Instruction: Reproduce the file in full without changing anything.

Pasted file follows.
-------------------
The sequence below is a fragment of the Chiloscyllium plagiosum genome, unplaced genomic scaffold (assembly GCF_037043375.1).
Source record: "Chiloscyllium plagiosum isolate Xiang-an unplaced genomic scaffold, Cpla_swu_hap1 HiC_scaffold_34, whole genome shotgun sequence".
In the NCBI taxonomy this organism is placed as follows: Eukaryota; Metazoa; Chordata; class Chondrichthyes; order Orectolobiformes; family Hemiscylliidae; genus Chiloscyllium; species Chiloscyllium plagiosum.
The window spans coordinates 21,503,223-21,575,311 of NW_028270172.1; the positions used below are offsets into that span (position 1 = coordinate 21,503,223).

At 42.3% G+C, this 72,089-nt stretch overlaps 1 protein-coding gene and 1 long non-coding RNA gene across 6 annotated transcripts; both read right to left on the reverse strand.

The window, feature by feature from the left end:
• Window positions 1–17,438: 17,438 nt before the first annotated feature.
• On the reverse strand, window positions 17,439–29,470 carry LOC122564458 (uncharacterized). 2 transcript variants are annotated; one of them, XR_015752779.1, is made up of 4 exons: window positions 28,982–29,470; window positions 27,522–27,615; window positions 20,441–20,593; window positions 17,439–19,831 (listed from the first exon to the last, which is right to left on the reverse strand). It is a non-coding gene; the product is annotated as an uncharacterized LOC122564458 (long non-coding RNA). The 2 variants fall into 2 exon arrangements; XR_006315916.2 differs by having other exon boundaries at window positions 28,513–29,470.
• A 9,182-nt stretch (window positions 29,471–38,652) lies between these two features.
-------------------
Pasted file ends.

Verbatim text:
The sequence below is a fragment of the Chiloscyllium plagiosum genome, unplaced genomic scaffold (assembly GCF_037043375.1).
Source record: "Chiloscyllium plagiosum isolate Xiang-an unplaced genomic scaffold, Cpla_swu_hap1 HiC_scaffold_34, whole genome shotgun sequence".
In the NCBI taxonomy this organism is placed as follows: Eukaryota; Metazoa; Chordata; class Chondrichthyes; order Orectolobiformes; family Hemiscylliidae; genus Chiloscyllium; species Chiloscyllium plagiosum.
The window spans coordinates 21,503,223-21,575,311 of NW_028270172.1; the positions used below are offsets into that span (position 1 = coordinate 21,503,223).

At 42.3% G+C, this 72,089-nt stretch overlaps 1 protein-coding gene and 1 long non-coding RNA gene across 6 annotated transcripts; both read right to left on the reverse strand.

The window, feature by feature from the left end:
• Window positions 1–17,438: 17,438 nt before the first annotated feature.
• On the reverse strand, window positions 17,439–29,470 carry LOC122564458 (uncharacterized). 2 transcript variants are annotated; one of them, XR_015752779.1, is made up of 4 exons: window positions 28,982–29,470; window positions 27,522–27,615; window positions 20,441–20,593; window positions 17,439–19,831 (listed from the first exon to the last, which is right to left on the reverse strand). It is a non-coding gene; the product is annotated as an uncharacterized LOC122564458 (long non-coding RNA). The 2 variants fall into 2 exon arrangements; XR_006315916.2 differs by having other exon boundaries at window positions 28,513–29,470.
• A 9,182-nt stretch (window positions 29,471–38,652) lies between these two features.